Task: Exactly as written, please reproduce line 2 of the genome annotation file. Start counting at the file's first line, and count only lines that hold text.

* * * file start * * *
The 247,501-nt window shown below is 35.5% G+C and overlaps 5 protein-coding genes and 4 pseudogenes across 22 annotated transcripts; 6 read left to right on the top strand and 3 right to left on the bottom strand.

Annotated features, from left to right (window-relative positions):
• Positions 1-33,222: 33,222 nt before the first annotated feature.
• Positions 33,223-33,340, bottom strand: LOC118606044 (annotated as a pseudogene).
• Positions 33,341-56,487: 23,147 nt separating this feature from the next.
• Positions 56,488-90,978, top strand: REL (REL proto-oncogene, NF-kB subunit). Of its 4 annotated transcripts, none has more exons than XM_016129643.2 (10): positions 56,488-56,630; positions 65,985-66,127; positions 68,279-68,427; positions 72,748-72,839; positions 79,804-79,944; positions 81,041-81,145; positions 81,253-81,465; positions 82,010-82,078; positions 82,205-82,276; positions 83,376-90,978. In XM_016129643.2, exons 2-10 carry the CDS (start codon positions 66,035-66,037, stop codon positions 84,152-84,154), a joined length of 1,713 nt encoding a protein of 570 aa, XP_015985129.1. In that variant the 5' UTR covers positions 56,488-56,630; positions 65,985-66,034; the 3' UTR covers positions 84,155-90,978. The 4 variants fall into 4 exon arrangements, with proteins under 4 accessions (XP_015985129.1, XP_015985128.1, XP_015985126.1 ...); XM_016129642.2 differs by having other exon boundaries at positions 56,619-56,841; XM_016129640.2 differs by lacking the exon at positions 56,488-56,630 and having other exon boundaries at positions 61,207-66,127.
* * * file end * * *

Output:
Annotated features, from left to right (window-relative positions):